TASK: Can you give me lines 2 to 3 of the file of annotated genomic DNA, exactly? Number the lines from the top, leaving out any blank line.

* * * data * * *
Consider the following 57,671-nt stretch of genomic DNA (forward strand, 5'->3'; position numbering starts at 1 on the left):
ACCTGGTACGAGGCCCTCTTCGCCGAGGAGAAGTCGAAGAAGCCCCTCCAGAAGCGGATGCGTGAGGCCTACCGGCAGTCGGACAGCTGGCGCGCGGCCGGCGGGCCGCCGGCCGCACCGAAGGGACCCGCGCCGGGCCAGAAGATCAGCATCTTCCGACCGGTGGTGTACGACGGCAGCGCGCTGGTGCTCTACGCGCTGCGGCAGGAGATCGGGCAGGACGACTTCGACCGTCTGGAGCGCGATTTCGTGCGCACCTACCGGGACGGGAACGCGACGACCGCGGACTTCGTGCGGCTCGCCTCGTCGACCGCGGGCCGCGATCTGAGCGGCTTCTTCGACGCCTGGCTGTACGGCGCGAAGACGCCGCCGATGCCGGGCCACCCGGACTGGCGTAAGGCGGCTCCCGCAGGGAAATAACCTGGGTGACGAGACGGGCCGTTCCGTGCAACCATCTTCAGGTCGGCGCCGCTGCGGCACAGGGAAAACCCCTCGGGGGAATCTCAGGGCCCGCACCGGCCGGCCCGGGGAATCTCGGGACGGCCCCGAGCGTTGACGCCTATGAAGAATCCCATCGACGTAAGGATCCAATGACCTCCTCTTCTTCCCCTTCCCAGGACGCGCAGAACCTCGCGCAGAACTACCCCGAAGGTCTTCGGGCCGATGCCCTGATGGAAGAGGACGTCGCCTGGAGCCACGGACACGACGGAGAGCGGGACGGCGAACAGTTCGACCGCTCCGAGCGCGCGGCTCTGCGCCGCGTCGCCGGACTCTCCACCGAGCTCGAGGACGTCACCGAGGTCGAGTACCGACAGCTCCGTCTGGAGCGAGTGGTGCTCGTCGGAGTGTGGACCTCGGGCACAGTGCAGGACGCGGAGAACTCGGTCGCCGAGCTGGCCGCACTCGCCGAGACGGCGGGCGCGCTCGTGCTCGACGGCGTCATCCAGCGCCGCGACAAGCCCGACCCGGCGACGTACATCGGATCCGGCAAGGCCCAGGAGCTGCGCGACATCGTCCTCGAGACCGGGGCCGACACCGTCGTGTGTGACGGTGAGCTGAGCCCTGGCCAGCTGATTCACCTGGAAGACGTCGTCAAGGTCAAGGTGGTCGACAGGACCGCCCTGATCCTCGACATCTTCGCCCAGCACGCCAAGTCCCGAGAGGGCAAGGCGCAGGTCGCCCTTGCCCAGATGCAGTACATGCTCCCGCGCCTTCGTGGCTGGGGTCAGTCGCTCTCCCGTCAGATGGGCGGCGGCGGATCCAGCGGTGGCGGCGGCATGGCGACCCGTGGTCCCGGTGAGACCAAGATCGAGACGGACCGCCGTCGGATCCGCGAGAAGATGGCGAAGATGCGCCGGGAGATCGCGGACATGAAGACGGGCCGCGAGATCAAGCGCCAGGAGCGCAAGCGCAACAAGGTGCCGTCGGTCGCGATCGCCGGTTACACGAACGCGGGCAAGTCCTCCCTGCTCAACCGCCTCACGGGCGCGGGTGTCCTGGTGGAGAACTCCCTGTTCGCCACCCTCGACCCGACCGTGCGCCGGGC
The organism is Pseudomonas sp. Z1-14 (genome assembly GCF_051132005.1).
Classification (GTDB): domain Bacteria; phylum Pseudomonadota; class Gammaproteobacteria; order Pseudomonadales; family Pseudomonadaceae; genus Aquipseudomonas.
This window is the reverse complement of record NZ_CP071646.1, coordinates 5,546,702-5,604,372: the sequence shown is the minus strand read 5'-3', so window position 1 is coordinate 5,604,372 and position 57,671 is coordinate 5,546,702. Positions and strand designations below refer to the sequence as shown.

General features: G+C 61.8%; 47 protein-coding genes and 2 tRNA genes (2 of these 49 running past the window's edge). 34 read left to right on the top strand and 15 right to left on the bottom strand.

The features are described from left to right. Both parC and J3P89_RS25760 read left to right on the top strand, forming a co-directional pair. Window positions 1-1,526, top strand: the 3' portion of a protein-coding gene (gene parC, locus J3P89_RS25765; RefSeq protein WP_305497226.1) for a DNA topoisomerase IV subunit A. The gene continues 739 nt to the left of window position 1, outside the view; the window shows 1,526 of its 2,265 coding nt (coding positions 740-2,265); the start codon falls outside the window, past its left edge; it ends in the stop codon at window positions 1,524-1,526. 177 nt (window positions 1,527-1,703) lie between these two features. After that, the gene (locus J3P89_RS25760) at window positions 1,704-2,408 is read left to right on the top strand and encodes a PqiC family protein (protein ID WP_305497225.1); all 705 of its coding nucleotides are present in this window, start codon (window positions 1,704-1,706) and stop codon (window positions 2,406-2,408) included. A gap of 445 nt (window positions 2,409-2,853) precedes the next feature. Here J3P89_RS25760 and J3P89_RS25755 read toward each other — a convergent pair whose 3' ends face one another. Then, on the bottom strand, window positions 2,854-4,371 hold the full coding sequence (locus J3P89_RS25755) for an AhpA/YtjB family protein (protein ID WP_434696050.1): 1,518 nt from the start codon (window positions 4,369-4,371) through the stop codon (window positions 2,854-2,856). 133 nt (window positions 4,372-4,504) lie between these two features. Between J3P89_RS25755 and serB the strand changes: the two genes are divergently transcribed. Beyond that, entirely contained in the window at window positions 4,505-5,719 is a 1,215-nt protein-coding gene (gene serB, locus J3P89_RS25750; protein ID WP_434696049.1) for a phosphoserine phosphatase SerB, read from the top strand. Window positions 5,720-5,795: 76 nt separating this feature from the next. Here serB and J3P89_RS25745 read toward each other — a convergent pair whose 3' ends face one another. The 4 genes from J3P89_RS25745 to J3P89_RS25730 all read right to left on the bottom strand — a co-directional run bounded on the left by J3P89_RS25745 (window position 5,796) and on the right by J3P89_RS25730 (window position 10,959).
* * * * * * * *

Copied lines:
ACCTGGTACGAGGCCCTCTTCGCCGAGGAGAAGTCGAAGAAGCCCCTCCAGAAGCGGATGCGTGAGGCCTACCGGCAGTCGGACAGCTGGCGCGCGGCCGGCGGGCCGCCGGCCGCACCGAAGGGACCCGCGCCGGGCCAGAAGATCAGCATCTTCCGACCGGTGGTGTACGACGGCAGCGCGCTGGTGCTCTACGCGCTGCGGCAGGAGATCGGGCAGGACGACTTCGACCGTCTGGAGCGCGATTTCGTGCGCACCTACCGGGACGGGAACGCGACGACCGCGGACTTCGTGCGGCTCGCCTCGTCGACCGCGGGCCGCGATCTGAGCGGCTTCTTCGACGCCTGGCTGTACGGCGCGAAGACGCCGCCGATGCCGGGCCACCCGGACTGGCGTAAGGCGGCTCCCGCAGGGAAATAACCTGGGTGACGAGACGGGCCGTTCCGTGCAACCATCTTCAGGTCGGCGCCGCTGCGGCACAGGGAAAACCCCTCGGGGGAATCTCAGGGCCCGCACCGGCCGGCCCGGGGAATCTCGGGACGGCCCCGAGCGTTGACGCCTATGAAGAATCCCATCGACGTAAGGATCCAATGACCTCCTCTTCTTCCCCTTCCCAGGACGCGCAGAACCTCGCGCAGAACTACCCCGAAGGTCTTCGGGCCGATGCCCTGATGGAAGAGGACGTCGCCTGGAGCCACGGACACGACGGAGAGCGGGACGGCGAACAGTTCGACCGCTCCGAGCGCGCGGCTCTGCGCCGCGTCGCCGGACTCTCCACCGAGCTCGAGGACGTCACCGAGGTCGAGTACCGACAGCTCCGTCTGGAGCGAGTGGTGCTCGTCGGAGTGTGGACCTCGGGCACAGTGCAGGACGCGGAGAACTCGGTCGCCGAGCTGGCCGCACTCGCCGAGACGGCGGGCGCGCTCGTGCTCGACGGCGTCATCCAGCGCCGCGACAAGCCCGACCCGGCGACGTACATCGGATCCGGCAAGGCCCAGGAGCTGCGCGACATCGTCCTCGAGACCGGGGCCGACACCGTCGTGTGTGACGGTGAGCTGAGCCCTGGCCAGCTGATTCACCTGGAAGACGTCGTCAAGGTCAAGGTGGTCGACAGGACCGCCCTGATCCTCGACATCTTCGCCCAGCACGCCAAGTCCCGAGAGGGCAAGGCGCAGGTCGCCCTTGCCCAGATGCAGTACATGCTCCCGCGCCTTCGTGGCTGGGGTCAGTCGCTCTCCCGTCAGATGGGCGGCGGCGGATCCAGCGGTGGCGGCGGCATGGCGACCCGTGGTCCCGGTGAGACCAAGATCGAGACGGACCGCCGTCGGATCCGCGAGAAGATGGCGAAGATGCGCCGGGAGATCGCGGACATGAAGACGGGCCGCGAGATCAAGCGCCAGGAGCGCAAGCGCAACAAGGTGCCGTCGGTCGCGATCGCCGGTTACACGAACGCGGGCAAGTCCTCCCTGCTCAACCGCCTCACGGGCGCGGGTGTCCTGGTGGAGAACTCCCTGTTCGCCACCCTCGACCCGACCGTGCGCCGGGC
The organism is Pseudomonas sp. Z1-14 (genome assembly GCF_051132005.1).